Tuesday, September 22, 2020

83 Yr Old 'Panama Papers' Tax Dodger Sentenced To 4 Years in Prison

We previously posted On February 19, 2020, Former U.S. Taxpayer Pleads Guilty in Panama Papers Investigation, where we discussed that a former U.S. resident and taxpayer who was charged along with three others in connection with a decades-long criminal scheme perpetrated by Mossack Fonseca & Co. (Mossack Fonseca), a Panamanian-based global law firm, and its related entities, pleaded guilty on February 18, 2020 to wire and tax fraud, money laundering, false statements and other charges. 

Harald Joachim von der Goltz, aka “H.J von der Goltz,” “Johan von der Goltz,” “Jochen von der Goltz,” “Tica,” and “Tika,” 82, a citizen of Germany and Guatemala who last resided in Needham, Massachusetts, and Key Biscayne, Florida, pleaded guilty to one count of conspiracy to commit tax evasion, one count of wire fraud, one count of money laundering conspiracy, four counts of willful failure to file reports of foreign bank and financial accounts (Financial Crimes Enforcement Network Reports 114) and two counts of false statements. 

A Manhattan federal judge on September 21, 2020 sentenced Harald Joachim von der Goltz to Four (4) Years In Prison for his long-standing efforts to evade U.S. taxes, which were exposed by the "Panama Papers" document leak from the Mossack Fonseca law firm.

U.S. District Judge Richard M. Berman also fined him $30,000 and ordered him to pay $3.4 million in restitution to the U.S. after the 83-year-old admitted in February to nine criminal counts, including tax evasion from 2000 to 2016, fraud and making false statements.

"These are very serious offenses," said Judge Berman, noting that von der Goltz began breaking the law in his 60s. "The crimes occurred here over a very long period of time. We can't lose sight of that."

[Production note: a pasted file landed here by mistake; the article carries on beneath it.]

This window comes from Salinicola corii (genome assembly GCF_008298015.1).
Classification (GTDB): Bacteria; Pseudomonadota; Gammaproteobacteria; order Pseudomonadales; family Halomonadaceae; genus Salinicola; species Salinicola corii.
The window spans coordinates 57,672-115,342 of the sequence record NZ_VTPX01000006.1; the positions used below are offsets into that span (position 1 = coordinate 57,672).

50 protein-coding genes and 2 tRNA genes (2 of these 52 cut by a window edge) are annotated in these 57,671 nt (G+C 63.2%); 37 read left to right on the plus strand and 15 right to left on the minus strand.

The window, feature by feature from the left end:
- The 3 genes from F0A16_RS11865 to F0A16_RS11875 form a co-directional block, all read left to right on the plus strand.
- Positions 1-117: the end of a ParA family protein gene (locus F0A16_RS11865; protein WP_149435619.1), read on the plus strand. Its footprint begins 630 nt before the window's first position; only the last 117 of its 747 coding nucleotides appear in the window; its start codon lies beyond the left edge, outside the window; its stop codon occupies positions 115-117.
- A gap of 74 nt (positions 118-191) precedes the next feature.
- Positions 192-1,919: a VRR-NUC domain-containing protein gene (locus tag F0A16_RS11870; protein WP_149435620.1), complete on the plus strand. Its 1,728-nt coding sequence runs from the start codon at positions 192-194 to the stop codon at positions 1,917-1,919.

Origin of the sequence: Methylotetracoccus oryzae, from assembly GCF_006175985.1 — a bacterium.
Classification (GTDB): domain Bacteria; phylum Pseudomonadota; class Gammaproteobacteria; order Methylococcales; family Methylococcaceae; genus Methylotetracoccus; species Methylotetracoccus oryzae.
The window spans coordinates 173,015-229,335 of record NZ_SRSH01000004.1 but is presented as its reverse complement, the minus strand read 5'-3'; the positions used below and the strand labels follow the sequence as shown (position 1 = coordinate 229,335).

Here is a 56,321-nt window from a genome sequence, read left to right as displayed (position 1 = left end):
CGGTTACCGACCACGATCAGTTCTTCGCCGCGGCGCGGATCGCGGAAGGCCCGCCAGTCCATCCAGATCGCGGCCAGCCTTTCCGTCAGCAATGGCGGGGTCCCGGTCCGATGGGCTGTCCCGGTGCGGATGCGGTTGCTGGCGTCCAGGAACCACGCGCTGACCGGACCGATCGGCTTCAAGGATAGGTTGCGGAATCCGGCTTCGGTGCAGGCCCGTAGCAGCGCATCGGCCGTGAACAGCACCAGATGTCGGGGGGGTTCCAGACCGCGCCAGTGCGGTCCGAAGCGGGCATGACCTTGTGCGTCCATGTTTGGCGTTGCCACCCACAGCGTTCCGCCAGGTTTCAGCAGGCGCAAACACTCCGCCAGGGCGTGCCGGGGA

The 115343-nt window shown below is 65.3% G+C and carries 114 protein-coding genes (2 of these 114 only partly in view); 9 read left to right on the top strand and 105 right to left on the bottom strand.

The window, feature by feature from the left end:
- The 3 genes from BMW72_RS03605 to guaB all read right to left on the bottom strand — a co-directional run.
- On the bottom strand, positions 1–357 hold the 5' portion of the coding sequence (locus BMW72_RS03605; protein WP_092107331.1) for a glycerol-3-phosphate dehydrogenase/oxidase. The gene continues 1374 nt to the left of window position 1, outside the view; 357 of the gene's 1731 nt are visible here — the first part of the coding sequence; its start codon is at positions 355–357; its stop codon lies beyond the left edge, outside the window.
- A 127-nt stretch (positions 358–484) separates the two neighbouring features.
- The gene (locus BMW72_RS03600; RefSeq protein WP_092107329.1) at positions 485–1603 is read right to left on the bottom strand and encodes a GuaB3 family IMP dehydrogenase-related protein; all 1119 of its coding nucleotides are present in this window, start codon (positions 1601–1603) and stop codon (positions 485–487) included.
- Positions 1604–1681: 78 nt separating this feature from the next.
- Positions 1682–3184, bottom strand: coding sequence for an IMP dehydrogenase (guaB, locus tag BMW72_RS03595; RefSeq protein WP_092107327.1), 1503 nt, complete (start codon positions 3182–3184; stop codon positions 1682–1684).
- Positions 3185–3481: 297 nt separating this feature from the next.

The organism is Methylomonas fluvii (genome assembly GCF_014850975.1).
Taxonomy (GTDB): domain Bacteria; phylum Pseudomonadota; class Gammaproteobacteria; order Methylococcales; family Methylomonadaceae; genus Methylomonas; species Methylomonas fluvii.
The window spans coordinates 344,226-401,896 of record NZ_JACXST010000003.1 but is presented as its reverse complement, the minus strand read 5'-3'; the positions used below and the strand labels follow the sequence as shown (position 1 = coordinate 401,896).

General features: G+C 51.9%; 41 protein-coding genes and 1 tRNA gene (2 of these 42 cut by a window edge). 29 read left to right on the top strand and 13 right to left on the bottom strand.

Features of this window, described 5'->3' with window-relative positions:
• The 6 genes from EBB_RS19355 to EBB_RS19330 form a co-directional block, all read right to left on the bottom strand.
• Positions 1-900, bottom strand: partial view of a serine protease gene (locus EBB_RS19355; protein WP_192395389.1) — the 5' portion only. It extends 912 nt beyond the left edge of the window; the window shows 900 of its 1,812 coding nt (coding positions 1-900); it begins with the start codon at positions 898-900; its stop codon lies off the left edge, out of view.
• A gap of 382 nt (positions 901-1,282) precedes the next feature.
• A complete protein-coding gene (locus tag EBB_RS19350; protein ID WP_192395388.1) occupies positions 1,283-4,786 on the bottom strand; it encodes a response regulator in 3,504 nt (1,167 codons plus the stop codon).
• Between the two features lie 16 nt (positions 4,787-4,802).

"I am Here Before you Humbled and Disgraced with a
Broken Heart," said von der Goltz.

He also faces a potentially significant IRS penalty of about $2.5 million. "The simple truth is I broke the law."

But prosecutor Nathan Rehn said von der Goltz should not derive any "advantage" at sentencing for an "egregious" crime as a result of his advanced age, because he turned up his nose at an IRS amnesty offer and kept lying before he was arrested in the U.K. and extradited to the U.S. in 2018.

Judge Berman's sentence came in below official guidelines that called for one in the range of nine years. Prosecutors had said a sentence of that length wasn't necessary, but asked for a significant period of incarceration.

Toward the end of the 2½-hour sentencing, which was conducted via videoconference, Judge Berman said the sentence came in "remarkably below" guidelines, but a home confinement sentence was not possible.

Having Then Been Given An Opportunity To Say A Final Word, Von Der Goltz Called The Prison Term "Devastating.
I Do Think I'll Die In Jail," He Said.

"At least I was able to have 83 years of the things that I did in life that I'm proud of. I'm sorry it ended up this way. But it is what it is."

Unless the defense prevails on a request to delay his surrender, von der Goltz will report to custody in 60 days, Judge Berman said.

In a statement, acting Manhattan U.S. Attorney Audrey Strauss said von der Goltz was "abetted by the specialized criminal services of the law firm Mossack Fonseca" to rip off the IRS.

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